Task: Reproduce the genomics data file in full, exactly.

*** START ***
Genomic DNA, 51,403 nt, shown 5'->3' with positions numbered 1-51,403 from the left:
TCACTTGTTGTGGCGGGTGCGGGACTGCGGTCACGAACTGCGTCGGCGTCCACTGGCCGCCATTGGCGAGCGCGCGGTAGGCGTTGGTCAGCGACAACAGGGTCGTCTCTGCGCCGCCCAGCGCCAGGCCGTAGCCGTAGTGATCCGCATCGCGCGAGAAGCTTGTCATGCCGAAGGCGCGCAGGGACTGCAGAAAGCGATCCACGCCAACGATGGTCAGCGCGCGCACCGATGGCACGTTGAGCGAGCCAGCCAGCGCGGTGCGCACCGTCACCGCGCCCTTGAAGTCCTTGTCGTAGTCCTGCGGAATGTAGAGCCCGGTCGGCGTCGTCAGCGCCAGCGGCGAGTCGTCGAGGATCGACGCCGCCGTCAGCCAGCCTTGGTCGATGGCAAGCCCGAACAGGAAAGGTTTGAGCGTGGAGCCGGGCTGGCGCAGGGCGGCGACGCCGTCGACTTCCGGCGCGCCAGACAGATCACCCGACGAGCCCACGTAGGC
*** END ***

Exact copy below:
Genomic DNA, 51,403 nt, shown 5'->3' with positions numbered 1-51,403 from the left:
TCACTTGTTGTGGCGGGTGCGGGACTGCGGTCACGAACTGCGTCGGCGTCCACTGGCCGCCATTGGCGAGCGCGCGGTAGGCGTTGGTCAGCGACAACAGGGTCGTCTCTGCGCCGCCCAGCGCCAGGCCGTAGCCGTAGTGATCCGCATCGCGCGAGAAGCTTGTCATGCCGAAGGCGCGCAGGGACTGCAGAAAGCGATCCACGCCAACGATGGTCAGCGCGCGCACCGATGGCACGTTGAGCGAGCCAGCCAGCGCGGTGCGCACCGTCACCGCGCCCTTGAAGTCCTTGTCGTAGTCCTGCGGAATGTAGAGCCCGGTCGGCGTCGTCAGCGCCAGCGGCGAGTCGTCGAGGATCGACGCCGCCGTCAGCCAGCCTTGGTCGATGGCAAGCCCGAACAGGAAAGGTTTGAGCGTGGAGCCGGGCTGGCGCAGGGCGGCGACGCCGTCGACTTCCGGCGCGCCAGACAGATCACCCGACGAGCCCACGTAGGC